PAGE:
One question frequently asked is why mortgage standards are so strict these days. The reason for the stringent underwriting standards imposed is because of the very tight standards all mortgage loans go through after the bank has underwritten, closed and funded the loan. When a mortgage loan fails an audit by Fannie Mae or Freddie Mac, the major loan servicers to the banks, the loan can be sent back to the bank that originated the loan, and the institution can be forced to buy the mortgage back. According to the industry publication, American Banker, Sun Trust Mortgage in the fourth quarter of 2011 had $636 million in repurchase demands and a $215 million repurchase option. Sun Trust is a $177 billion-asset, Atlanta-based bank. Sun Trust’s CEO Bill Rogers was said that the increase in buy-back demands from the government-sponsored enterprises (Fannie Mae and Freddie Mac) was frustrating and hard to predict. Another institution, Flagstar received $190 million in buy-back requests in the fourth quarter. The only way to avoid mortgage buybacks is by delivering perfect loans. This is why underwriting standards are what they are. Until Fannie Mae and Freddie Mac lessen their post-closing audits, the standards will not and cannot be relaxed. A perfect loan five years ago would not necessarily be acceptable in 2012. Expect the process for loan approval to be tedious and slow. Be proactive. Manage the bank accounts you will be using in the mortgage application. Try to avoid non-payroll deposits. If applicants do this ahead of time, they will experience less aggravation later in the process. If there are non-payroll deposits, work on that information and have it ready to share. Some mortgages these days qualify for the president’s initiative, Making Homes Affordable (MHA) program. This enables some borrowers with loans backed by Fannie Mae and Freddie Mac to refinance their loans with no appraisal and no ratios. These are bank-to-bank transactions. You need to go back to the institution servicing your loan. MHA mortgages do not require the usual documentation and are relatively easy loans to get done. If you need a purchase mortgage or a non-MHA refinance, you have to prepare yourself for the reality of today’s underwriting standards. ? Bill Starrels is a mortgage loan professional who lives in Georgetown. He can be reached at 703-625-7355 or by email, email@example.com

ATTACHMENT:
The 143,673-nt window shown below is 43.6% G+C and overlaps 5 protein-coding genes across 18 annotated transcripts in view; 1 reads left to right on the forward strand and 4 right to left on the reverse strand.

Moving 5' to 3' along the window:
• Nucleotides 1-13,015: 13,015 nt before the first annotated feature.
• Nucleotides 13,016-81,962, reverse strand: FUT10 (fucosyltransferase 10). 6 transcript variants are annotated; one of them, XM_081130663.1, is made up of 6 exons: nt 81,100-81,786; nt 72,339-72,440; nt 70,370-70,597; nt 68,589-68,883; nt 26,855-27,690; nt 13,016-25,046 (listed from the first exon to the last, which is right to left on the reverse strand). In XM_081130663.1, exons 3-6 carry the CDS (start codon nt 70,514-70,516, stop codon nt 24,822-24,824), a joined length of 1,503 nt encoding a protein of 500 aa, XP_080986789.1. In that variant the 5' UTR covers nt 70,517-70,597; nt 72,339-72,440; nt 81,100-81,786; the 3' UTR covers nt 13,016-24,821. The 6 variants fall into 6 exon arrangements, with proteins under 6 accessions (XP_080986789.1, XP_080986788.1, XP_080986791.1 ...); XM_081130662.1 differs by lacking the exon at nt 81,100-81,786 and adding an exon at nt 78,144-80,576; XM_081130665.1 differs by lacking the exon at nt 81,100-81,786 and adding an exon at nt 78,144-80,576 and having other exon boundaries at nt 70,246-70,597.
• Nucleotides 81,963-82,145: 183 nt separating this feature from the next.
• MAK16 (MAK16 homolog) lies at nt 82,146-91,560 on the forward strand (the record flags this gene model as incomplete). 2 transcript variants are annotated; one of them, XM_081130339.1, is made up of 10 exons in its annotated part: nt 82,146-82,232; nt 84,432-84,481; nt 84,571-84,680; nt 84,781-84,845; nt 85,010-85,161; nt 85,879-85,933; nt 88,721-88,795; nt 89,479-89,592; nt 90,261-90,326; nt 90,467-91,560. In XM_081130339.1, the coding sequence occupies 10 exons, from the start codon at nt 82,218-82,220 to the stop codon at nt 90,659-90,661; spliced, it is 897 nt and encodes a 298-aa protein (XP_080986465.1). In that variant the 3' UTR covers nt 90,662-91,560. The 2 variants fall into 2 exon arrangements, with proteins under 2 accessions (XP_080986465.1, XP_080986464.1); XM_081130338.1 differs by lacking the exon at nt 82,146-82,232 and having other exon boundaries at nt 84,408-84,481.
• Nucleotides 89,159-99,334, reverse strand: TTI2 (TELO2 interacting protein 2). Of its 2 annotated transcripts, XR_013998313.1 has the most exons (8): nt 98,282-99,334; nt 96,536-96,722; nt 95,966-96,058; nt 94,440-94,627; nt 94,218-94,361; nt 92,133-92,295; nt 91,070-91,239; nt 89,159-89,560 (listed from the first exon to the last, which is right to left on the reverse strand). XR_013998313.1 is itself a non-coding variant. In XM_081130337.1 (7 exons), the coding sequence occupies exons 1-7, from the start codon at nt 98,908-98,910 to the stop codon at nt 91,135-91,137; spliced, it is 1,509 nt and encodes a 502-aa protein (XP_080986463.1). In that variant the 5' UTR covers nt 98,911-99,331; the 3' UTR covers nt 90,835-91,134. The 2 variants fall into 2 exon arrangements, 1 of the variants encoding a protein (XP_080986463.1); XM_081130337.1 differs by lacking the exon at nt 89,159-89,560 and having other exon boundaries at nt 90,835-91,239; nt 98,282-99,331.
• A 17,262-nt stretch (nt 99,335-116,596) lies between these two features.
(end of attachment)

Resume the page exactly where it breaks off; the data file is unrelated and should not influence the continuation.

The economy is not out of the woods yet. In order for the economy to stabilize further the housing market has to get stronger. A just released S&P Case Shiller report is headlined, “2012 Home Prices Off to a Rocky Start.” In a comparison of January 2012 with January 2011 of major metropolitan areas, only Washington, D.C. , Miami and Phoenix showed price increases. Merrill-Lynch pointed out that only Washington, D.C., and Miami had increases in unadjusted data. The worst performing metropolitan area was Atlanta, Ga., which posted a one -year change of -14.8 percent. Even major metropolitan areas including New York, Chicago and Los Angeles posted declines. Federal Reserve Chairman Ben Bernanke spoke at George Washington University, and he highlighted the same cautious tone he has been stating for months. He was noted as saying that that it is too early to declare victory on the latest economic recovery. The Fed will continue its accommodative monetary policy. Bernanke said that the depression of the late 1920s and '30s was much more disruptive and severe than the recent Great Recession. He stated that without the forceful response by the Fed the outcome would have been much more severe. Bernanke spoke to a likely slowdown in the second half of the year and did not rule out future monetary easing by the Fed. Speaking on employment, he noted that the numbers were “significantly below pre-crisis levels” and that unemployment is well above sustainable levels. The chairman said the Fed is not paying attention to the election calendar and will not allow the election to influence its actions. If the Fed enacts more simulative actions in the fall, it will be in reaction to economic conditions -- and not because of the pending election. Pending home sales for February showed a decline of 0.5 percent month-over-month in February. January had posted an increase of 2 percent. The consensus was for an increase of 1 percent. This was another sign of the fragility of the economic recovery. The Washington area seems to be one of the more stable economic areas and housing is doing better here than in most areas. Mortgage rates continue to be near-historic lows. Rates remain in a narrow range in the next several months. With the Feds cautious tone, the fear of a spike in interest rates seems remote at best. Bill Starrels is a mortgage loan officer who lives in Georgetown. Starrels specializes in refinance and purchase mortgages. He can be reached at 703-625-7355; firstname.lastname@example.org